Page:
By fact I mean some true evidence or some proof, something that can be
taken as a proof in some sort of International Court of Justice, like
- people who organized this attack, their motivation to perform the attack and so on.
There is no such thing as an International Court of Justice for this kind of incident (there are ad hoc war crimes tribunals established for whole wars, as well as a less ad hoc International Criminal Court that does basically the same thing, and there is an impotent International Court of Justice that pretty much limits itself to boundary disputes).
In general, disputes between sovereign nations, and particularly those involve alleged hostile action, aren't subject to the same kinds of rules of domestic criminal justice. It is often much easier to determine which government is responsible for hostile action than to determine which individual did it. But, that's fine, because nobody is trying to hold the individual responsible, only the government that authorized the action.
To start with, disputes between sovereign nations are inherently about collective, rather than individual, responsibility. The perpetrator may have been acting lawfully pursuant to lawful military orders by the standard of his home country.
Equally important, decisions made by sovereign nations about violations of treaties or legal standards aren't made in courts, they are made by heads of state and senior executive branch government officials. These are violations that must be responded to in time frames inconsistent with the slow, bureaucratic criminal justice system that is available when a government has total control over the defendant and the overall situation. Instead, they are good faith decisions made based upon credible evidence.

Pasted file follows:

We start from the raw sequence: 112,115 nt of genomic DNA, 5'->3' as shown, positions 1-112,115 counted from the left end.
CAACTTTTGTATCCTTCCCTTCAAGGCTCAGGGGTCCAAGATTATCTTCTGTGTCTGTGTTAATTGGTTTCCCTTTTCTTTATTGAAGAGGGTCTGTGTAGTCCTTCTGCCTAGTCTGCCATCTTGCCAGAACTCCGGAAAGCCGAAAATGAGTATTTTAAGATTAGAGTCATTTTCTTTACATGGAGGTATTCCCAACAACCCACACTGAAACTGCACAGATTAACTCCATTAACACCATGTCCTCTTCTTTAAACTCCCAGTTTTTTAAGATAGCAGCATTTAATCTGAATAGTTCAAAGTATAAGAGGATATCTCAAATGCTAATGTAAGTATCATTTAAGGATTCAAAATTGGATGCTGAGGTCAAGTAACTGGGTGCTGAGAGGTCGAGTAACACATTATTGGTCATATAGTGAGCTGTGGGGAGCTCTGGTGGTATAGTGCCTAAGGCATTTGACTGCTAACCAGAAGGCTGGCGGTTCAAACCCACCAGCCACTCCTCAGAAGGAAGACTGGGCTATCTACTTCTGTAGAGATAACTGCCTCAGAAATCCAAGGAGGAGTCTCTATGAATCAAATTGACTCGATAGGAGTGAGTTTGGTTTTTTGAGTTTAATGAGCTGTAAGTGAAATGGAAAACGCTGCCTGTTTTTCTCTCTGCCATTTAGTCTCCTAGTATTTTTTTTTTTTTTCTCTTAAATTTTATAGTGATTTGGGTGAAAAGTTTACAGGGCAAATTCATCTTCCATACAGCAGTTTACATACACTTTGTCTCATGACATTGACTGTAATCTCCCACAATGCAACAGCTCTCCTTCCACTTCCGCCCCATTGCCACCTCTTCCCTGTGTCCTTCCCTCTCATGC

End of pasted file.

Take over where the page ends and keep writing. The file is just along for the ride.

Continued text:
This is the only way to secure accountability in an imperfect world.
In this case, the very unique method of the killing which is singular to the Russian government, the identity of the victim, a history of past similar incidents by the same perpetrator, and ominous pronouncements short of a confession by official media, together are a clear enough indication to justify action by the UK Prime Minister and cabinet officials (e.g. expelling 23 Russian diplomats and imposing other sanctions) without serious risk of being found to have been mistaken later on.
A similar process was used to justify a retaliatory strike against the Syrian regime by U.S. forces for chemical weapons usage.
Mistakes are made in this mechanism for truth finding in disputes between sovereign governments which can be catastrophic. The most obvious case in point was the Iraq War which was based upon false allegations. But, out of necessity, this is the epistemological foundation of international decision making.